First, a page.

Former associates of LaRouche agree there is an atmosphere of tension in the group, but they say it is partly created by LaRouche and the group's other leaders. LaRouche-affiliated publications and the group's internal reports suggest frequently that members are under attack from outsiders.
Members, many of them well educated and well spoken, generally work long hours for little pay for the organization, according to ex-associates and LaRouche himself.
Former members interviewed had varying reasons for quitting, including disagreements with the group's ideology and distaste for LaRouche. All the "defectors," as they call themselves, said they are trying to reconstruct their personal and professional lives. Several said they are embarrassed about their years with the group.
The organization's ideology is hard to pin down. The NCLC started in the late 1960s as a left-wing Marxist sect and then shifted to the far right in the mid-1970s. Its philosophy now is a thick stew of political ingredients. Some people have publicly expressed doubts that the shift to the right was authentic and believe LaRouche is secretly still a Marxist.
With the move from left to right, the group's perceived enemies shifted as well. But one fear remained constant: that LaRouche is branded for assassination.
Supporters think they are acting defensively and appropriately when they telephone critics of the group and threaten them, or follow them on the street, published reports and former members said.
"There is some horrible psychological craziness in this group," said one defector.
LaRouche was born Sept. 8, 1922, in Rochester, N.H., and moved with his family to Lynn, Mass., when he was 9, according to a 1979 autobiography. His father was a manager of a shoe manufacturing company, and his mother was a strict Quaker.
LaRouche wrote that his childhood was "bitterly boring and grey." He was a "semi-outcast" with almost no friends, he wrote, and he retreated to the world of ideas by reading Descartes and Kant.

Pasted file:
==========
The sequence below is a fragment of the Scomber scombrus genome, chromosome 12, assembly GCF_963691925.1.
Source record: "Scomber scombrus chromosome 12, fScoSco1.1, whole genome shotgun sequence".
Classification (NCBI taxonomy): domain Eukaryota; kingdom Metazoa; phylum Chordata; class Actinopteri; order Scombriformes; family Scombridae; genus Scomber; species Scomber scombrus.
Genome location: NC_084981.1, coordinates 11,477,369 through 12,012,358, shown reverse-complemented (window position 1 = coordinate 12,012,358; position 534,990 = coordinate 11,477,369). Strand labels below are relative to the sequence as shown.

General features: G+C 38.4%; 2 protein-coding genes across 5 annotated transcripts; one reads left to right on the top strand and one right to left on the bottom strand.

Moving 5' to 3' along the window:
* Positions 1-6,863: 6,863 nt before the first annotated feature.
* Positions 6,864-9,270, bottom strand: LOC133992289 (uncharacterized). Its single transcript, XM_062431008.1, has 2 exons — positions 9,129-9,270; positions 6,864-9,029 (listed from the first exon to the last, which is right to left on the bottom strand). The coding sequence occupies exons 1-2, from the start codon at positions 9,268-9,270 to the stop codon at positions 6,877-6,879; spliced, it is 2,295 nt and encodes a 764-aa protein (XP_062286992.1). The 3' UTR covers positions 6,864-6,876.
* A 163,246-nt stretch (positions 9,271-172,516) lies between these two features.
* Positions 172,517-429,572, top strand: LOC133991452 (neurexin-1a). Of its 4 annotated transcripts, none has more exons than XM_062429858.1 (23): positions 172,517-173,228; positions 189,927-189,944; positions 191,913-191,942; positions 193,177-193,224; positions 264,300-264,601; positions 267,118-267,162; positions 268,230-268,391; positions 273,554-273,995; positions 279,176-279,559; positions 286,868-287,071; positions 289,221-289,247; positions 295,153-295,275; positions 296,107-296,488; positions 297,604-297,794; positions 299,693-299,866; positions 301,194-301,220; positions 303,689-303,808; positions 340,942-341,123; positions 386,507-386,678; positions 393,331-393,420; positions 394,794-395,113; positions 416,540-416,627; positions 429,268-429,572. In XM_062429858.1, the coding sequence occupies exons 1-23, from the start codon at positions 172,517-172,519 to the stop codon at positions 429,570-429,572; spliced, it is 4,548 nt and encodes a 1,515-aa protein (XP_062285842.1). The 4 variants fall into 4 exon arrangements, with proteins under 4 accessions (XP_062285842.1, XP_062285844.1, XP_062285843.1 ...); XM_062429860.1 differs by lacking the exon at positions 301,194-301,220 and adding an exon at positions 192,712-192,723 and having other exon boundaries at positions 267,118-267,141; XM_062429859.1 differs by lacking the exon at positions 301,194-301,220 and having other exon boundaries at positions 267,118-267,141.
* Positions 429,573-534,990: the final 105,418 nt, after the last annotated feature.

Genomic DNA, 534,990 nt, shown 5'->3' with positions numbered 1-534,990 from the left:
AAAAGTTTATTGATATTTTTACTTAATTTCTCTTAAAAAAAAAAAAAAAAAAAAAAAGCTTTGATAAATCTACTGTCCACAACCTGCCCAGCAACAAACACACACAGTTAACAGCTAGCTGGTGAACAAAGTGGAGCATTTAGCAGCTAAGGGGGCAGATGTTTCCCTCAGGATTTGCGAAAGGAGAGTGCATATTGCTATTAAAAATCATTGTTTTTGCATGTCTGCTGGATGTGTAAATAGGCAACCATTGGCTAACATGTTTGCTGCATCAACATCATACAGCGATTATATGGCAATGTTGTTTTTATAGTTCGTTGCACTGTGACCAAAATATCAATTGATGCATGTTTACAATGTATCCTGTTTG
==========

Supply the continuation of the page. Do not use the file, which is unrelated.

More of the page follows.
In World War II, he originally was a conscientious objector and worked in a Quaker camp in New Hampshire, according to a statement by former representative Paul McCloskey (R-Calif.) that was placed in the Congressional Record in 1981. LaRouche then enlisted in the Army and served in a noncombatant role in the Burma theater, acccording to McCloskey's statement.
A former associate said that years later LaRouche told his followers that he became a socialist in India around the time of the war after witnessing leftist demonstrations against British rule.
He joined the Socialist Workers Party, a Trotskyist sect, in the late 1940s and started using the pen name "Lyn Marcus," which he continued using into the mid-1970s. LaRouche periodically supported himself by working as a business consultant, he said.
In the late 1960s, LaRouche attracted a small group of followers who attended his Greenwich Village lectures on Marxist economics, associates said. LaRouche was known as an inspired Marxist theoretician at a time when other groups in the New Left were more given to street action. His group of about 100 believed its ideas alone could liberate the working class, and they said it would win state power in a matter of years, ex-members said.
LaRouche's followers were taken with his "intellectual brilliance," one ex-member said. "He had this amazing capacity to synthesize bodies of knowledge drawn from so many areas, from Beethoven and cognitive psychology to the philosophy of Descartes."
LaRouche was "eccentric and odd," a "mysterious character" who told a range of stories about his past and "stayed up for 24 hours at a stretch, talking nonstop," the ex-associate said.
In 1968, LaRouche's followers briefly took leadership of a student strike at Columbia University, but they ended up arguing with other leftist groups. LaRouche's followers later quit a leading New Left organization, Students for a Democratic Society (SDS), over theoretical disagreements. Around that time they took the name they would keep, the NCLC.
LaRouche was "not domineering" in the earliest days, allowing dissent, one ex-member said. But by the early 1970s "his behavior changed increasingly and dramatically" in confronting members' disagreements, the ex-member said. Then he became "abusive and insulting" and resorted to "psychological intimidation."
In an interview, LaRouche denied that he had ever been a leftist, but he said that he had merely been opposed to senator Joseph McCarthy, the Wisconsin Republican who led an aggressive campaign against communists. But this assertion is contradicted by former associates and by dozens of the group's publications and internal reports explaining his beliefs of that time.